Is the new Mesa Police Department's new mobile app spying on the very "good citizens" it purports to gather tips from? If the permissions section of the Android download page is to be believed, it very likely is. But just how it might be spying on you depends on which app you download, and it's not clear from the cops' webpage which one you're getting.
The MPD announced the other day that they have a new app for taking tips on crime in Mesa, paid for with funds raised through RICO seizures. Interestingly, clicking on the Android link on their website actually takes you to an application called TipSubmit. If you are foolish enough to download it, not only does the program track your location very specifically, but it also has full access to the camera on your phone, which it can use "at any time without your confirmation." Quite disturbing.
But if you go to Google Play, however, and do a manual search for "mesa police Arizona", what you get is a link to a different app, presumably the new one. Of course, this one, too, has access to your location, but it also has the ability "to call phone numbers without your intervention".
A search for that specific permission brought up a Geek Squad article titled "How to spot a bad Android smartphone application", which labeled the ability to directly call phone numbers as "[v]ery suspicious". Indeed, the app itself notes in its own description that this permission "doesn't allow the app to call emergency numbers" -- ironically probably one of the main functions one would expect from such an app. So who is it calling? And what does it need those numbers for? Does this power extend to turning on the microphone? Certainly, this ought to give any potential user pause before downloading. Apparently the Mesa PD didn't think these issues were important enough to address in their press conference -- or maybe no reporter thought to ask them. Certainly users deserve to know.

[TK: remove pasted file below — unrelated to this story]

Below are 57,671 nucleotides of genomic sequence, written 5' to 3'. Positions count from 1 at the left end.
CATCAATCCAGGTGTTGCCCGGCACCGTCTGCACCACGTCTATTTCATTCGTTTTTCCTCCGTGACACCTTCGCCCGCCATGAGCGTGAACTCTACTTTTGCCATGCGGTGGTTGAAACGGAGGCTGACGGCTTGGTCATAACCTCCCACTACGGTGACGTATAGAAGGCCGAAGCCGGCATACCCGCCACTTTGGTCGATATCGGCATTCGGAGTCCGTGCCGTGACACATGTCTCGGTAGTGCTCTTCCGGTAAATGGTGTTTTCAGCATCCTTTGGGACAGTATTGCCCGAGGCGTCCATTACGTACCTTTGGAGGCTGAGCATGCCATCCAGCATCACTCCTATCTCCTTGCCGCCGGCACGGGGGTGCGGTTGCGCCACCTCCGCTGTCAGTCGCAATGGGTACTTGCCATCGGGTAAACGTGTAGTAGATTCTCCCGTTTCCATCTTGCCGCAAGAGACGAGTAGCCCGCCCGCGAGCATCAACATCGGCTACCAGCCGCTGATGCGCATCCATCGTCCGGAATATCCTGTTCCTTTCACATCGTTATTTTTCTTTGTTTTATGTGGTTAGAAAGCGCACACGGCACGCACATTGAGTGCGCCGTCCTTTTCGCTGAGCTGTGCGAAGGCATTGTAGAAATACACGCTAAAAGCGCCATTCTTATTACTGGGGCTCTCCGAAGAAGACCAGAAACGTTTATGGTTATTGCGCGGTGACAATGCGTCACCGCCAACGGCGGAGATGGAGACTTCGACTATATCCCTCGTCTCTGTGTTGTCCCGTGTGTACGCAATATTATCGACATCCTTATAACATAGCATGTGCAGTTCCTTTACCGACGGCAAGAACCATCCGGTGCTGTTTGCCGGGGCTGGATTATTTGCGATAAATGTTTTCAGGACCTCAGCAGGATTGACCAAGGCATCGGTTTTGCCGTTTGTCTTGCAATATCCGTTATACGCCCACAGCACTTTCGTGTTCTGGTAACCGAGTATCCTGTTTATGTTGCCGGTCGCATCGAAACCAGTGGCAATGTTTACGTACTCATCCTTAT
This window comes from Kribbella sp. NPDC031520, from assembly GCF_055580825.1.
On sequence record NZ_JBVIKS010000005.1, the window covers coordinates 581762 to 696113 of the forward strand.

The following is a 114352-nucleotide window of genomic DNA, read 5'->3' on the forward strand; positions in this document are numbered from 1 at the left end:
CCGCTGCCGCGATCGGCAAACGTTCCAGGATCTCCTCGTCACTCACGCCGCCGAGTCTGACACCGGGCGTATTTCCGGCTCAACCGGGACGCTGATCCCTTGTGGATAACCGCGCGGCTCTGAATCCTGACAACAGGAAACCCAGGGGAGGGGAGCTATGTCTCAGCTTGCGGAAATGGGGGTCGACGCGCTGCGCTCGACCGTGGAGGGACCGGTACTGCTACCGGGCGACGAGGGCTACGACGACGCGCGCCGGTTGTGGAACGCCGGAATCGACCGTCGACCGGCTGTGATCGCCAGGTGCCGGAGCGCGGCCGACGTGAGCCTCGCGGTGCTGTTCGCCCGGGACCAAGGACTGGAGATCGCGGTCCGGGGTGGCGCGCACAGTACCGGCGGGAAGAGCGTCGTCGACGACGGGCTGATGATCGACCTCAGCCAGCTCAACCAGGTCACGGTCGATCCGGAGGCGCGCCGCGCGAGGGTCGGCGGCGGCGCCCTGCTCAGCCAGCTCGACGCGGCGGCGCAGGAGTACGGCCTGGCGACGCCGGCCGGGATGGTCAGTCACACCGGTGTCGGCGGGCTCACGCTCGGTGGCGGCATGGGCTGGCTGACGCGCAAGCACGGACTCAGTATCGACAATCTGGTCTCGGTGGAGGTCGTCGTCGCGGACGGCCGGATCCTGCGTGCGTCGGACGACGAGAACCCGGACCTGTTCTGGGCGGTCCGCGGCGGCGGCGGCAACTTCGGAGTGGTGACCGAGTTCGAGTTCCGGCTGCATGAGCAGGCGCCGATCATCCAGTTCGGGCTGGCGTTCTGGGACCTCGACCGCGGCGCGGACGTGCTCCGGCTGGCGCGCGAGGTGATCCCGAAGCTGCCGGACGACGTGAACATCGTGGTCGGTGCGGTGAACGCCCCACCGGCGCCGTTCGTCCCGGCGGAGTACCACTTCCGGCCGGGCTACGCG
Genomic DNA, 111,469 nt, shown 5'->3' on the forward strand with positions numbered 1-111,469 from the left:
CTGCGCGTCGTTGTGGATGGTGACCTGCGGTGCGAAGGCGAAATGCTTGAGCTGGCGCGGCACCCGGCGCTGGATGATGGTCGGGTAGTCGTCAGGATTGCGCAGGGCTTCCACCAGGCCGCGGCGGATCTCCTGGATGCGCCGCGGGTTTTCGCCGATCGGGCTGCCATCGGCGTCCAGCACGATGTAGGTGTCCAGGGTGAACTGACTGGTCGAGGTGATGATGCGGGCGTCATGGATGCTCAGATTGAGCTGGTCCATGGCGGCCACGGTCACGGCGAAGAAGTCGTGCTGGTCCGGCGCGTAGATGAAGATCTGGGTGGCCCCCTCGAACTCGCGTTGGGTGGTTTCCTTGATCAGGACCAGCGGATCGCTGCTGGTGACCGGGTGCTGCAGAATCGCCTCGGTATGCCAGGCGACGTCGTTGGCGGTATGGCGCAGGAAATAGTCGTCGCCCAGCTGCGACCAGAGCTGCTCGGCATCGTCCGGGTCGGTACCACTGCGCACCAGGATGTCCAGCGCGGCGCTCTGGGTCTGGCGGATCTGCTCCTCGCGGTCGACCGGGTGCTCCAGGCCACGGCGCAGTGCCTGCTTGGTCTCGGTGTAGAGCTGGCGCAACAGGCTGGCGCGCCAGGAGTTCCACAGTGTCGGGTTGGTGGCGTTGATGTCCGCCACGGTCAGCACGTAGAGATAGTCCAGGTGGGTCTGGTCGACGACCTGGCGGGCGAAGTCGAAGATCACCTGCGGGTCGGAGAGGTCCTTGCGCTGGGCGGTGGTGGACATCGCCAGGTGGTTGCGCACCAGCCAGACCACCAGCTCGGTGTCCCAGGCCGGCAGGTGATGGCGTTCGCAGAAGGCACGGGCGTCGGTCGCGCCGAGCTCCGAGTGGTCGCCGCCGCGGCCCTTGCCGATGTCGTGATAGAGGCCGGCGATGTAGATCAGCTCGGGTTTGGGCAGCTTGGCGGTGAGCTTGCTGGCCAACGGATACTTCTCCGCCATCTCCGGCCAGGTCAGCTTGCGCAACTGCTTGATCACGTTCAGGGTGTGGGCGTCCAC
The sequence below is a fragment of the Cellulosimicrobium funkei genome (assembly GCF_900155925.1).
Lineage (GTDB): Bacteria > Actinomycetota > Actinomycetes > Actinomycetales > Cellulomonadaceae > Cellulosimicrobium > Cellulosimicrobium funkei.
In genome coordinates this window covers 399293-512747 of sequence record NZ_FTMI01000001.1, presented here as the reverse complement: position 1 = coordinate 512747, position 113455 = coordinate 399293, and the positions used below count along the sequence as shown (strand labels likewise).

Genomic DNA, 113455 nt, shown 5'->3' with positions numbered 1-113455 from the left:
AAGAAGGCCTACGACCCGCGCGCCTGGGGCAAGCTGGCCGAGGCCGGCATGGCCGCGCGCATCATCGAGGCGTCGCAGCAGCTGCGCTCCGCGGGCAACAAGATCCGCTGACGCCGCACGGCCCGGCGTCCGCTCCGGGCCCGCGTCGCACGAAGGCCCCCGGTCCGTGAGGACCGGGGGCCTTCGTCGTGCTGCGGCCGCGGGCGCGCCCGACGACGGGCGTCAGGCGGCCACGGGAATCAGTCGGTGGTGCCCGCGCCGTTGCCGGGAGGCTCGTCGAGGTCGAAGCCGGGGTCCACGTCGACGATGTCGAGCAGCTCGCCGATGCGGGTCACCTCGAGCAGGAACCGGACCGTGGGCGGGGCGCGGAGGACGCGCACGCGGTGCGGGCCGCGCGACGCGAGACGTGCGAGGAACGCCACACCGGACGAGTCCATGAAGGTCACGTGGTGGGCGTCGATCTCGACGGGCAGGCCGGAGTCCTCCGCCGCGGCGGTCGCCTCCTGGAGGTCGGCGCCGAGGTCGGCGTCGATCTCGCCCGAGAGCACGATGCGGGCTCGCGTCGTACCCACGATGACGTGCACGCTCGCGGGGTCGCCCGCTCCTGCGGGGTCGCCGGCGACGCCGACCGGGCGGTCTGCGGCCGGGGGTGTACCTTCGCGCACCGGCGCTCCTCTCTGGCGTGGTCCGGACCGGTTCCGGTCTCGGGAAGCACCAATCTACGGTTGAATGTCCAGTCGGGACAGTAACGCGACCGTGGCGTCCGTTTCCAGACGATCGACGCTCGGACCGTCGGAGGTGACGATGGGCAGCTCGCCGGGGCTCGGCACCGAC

The Mesa PD has been quite purposeful in its adoption of policing technology over the last few years, recognizing it as a potential force multiplier in its war on the poor. In a recent Fox 10 article, Chief Frank Milstead said, "We're a very lean department so we have to use technology to make up for deficiency in staff." At the same press conference in which he rolled out the new snitch app, he likewise touted the MPD's new mobile identification system and on the spot ticketing system.
Clearly the Mesa PD is dedicated to the 1984-ification of policing, and their new snitch app should be seen in this light. It masquerades as a tool for making everyone safe, but it's really just yet another Big Brother weapon in their arsenal -- an arsenal that is aimed squarely at us. It's not intended to make us safer, it's meant to make us more easily controlled, to sow the seeds of distrust and turn us against each other. To turn us all into potential snitches.
What's more, these police apps bombard us with crime news from our neighborhood and city. Mesa PD's app promises a paranoia-inducing "crime maps" feature, in which we can "[v]iew real-time crime maps of activities in your neighborhood or across the city. Explore the details behind the crimes."
Chief Milstead put it this way: "People accusing us of misuse of force. I think our officers are safer because people realize they're on video and they're actually being held accountable by videotape for their actions." In a January interview, Mesa PD Sgt. Tony Landato described the application of their new fingerprint system. He said, “Our officers stopped a subject who matched the description who was acting very suspicious. ... We ran his fingerprint. It was not our suspect in the domestic violence. It was a homicide suspect.” They arrested him. He had been caught in a very wide virtual and physical dragnet.
The Mesa PD wants to watch us at all times, and it's not about making us safer. In their unblinking eyes, we are all suspects, especially if we are poor or if we're not white. We're all suspicious in their eyes. And where gaps in their surveillance exist, they expect us to do the work for them. Milstead summed it up in a recent NPR interview: “If we don’t use the public’s eyes to help not only to report crime but to help solve crime, we’re going to miss things." This app is meant to fill in those gaps by reporting on everyone.